Just in case we need more evidence that teen fantasy fiction dominates the children’s-publishing world now, Publishers Weekly reports:
Barnes & Noble is in the midst of rearranging its teen fiction section chain-wide this week. . . . Already teen fiction is the biggest book growth category at Barnes & Noble, according to Mary Amicucci, v-p of children’s books. In terms of volume, it is the second largest subject, behind adult fiction. . . .In addition, B&N’s publishing arm, Sterling, will launch its own imprint of fiction for teens, starting with a five-volume supernatural romance saga. That announcement carries interesting implications about using digital tags and electronic editions to get readers into B&N stores.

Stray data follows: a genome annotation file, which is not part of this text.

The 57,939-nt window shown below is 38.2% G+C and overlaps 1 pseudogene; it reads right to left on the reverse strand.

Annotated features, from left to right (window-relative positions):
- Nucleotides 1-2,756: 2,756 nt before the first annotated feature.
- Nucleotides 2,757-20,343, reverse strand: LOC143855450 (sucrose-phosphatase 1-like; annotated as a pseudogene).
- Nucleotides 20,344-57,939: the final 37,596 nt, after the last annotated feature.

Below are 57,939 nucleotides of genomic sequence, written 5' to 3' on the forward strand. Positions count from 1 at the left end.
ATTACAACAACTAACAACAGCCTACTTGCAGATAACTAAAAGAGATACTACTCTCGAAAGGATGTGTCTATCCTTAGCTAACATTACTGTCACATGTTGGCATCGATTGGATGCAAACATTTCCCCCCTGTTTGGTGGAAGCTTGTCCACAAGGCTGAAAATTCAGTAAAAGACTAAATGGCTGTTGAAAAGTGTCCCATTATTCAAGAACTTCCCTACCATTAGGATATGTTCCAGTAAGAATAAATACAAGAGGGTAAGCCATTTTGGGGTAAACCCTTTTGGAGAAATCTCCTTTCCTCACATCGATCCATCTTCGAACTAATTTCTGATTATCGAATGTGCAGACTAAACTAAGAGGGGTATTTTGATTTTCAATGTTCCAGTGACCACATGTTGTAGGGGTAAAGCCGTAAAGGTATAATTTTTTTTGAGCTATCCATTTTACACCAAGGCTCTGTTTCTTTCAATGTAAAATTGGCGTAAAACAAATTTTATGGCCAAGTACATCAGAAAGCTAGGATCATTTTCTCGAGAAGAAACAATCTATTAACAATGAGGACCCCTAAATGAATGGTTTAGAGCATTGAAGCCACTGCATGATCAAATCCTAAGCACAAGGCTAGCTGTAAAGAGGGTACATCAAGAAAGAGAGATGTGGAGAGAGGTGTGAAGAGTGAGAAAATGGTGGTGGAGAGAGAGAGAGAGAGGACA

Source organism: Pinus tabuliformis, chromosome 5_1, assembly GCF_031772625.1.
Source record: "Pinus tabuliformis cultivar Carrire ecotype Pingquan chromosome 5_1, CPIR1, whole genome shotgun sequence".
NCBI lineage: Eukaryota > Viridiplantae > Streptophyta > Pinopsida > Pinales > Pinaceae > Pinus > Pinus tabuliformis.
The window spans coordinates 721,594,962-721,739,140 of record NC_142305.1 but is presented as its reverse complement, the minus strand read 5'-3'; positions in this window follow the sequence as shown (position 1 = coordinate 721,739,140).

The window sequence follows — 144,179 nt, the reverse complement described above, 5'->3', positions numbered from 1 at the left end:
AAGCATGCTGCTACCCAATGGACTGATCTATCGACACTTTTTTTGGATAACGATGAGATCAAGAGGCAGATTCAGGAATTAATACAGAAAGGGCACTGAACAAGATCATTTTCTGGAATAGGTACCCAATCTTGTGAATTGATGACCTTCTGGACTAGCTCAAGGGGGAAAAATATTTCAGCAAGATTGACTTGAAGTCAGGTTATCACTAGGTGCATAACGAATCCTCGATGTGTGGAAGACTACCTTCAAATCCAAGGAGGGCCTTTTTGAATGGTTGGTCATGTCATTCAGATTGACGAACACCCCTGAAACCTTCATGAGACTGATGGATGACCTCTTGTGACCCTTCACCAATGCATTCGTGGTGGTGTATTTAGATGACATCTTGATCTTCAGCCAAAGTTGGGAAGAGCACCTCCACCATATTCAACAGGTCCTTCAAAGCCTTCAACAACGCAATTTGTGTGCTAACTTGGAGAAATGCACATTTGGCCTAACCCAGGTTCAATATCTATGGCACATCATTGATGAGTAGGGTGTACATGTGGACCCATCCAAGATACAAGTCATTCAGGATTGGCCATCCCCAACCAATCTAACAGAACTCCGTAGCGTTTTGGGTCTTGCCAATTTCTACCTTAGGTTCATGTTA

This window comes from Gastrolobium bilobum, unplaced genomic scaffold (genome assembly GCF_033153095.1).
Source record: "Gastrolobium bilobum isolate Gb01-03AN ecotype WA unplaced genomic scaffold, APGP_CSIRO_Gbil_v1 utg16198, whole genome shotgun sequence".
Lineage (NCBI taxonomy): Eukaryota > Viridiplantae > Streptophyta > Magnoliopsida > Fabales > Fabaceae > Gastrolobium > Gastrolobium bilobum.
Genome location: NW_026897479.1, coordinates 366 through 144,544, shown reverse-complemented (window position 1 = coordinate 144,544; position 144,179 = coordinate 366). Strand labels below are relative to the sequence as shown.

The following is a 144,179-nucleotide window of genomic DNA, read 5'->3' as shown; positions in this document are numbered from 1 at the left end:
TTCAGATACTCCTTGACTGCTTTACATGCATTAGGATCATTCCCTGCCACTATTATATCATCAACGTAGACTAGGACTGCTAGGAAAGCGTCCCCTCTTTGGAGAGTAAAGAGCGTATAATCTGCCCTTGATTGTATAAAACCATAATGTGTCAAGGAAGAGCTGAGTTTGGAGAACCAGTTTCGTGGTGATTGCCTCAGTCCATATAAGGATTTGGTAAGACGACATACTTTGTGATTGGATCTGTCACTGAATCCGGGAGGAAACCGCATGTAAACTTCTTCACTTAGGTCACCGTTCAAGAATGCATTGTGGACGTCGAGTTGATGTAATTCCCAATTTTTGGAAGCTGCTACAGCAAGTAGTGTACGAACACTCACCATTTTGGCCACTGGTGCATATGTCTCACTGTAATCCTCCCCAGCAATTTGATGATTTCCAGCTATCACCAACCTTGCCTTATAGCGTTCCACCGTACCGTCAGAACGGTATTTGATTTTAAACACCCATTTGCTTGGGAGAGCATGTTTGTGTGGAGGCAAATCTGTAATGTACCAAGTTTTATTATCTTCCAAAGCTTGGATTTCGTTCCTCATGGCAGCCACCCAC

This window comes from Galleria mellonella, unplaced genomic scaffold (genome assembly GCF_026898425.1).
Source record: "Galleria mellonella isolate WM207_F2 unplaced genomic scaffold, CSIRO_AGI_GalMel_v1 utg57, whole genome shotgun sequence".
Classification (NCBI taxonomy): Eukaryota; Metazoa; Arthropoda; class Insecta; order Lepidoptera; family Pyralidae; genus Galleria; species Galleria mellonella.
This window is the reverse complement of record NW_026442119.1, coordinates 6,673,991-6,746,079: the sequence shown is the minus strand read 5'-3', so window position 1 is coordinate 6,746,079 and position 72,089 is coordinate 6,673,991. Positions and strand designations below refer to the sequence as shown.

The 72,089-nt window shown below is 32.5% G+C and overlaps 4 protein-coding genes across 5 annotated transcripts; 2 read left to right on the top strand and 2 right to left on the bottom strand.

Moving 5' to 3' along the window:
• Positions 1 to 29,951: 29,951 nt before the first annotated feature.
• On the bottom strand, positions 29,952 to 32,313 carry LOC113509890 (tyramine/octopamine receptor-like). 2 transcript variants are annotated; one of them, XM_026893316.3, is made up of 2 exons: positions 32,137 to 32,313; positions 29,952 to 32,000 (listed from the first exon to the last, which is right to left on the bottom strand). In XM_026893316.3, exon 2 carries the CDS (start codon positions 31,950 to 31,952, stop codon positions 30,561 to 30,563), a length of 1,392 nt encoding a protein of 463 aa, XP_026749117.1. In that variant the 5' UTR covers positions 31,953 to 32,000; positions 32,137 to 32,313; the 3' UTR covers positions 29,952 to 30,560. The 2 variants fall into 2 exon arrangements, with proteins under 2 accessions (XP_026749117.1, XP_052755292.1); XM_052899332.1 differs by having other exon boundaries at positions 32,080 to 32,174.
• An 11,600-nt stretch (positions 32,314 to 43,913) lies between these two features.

the chain pushed the go button to reorganize all its teen sections by separating out the two most popular genres—paranormal romance and fantasy and adventure—from teen fiction. . . . In addition to helping teens discover new books, the rearranged sections will enable them to easily filter out books they’re not interested in and go straight to the genre that they’re looking for. [In other words, they might discover new books, but they won’t run the risk of discovering new types of books.] . . .
Combined, the new paranormal and fantasy and adventure sections are slightly larger than teen fiction. [So they were already the tail wagging this dog.]
Now I have to go figure out how to stick this information into my “Writing Within and Without Genre“ workshop at SCBWI New England’s ENCORE! session next weekend.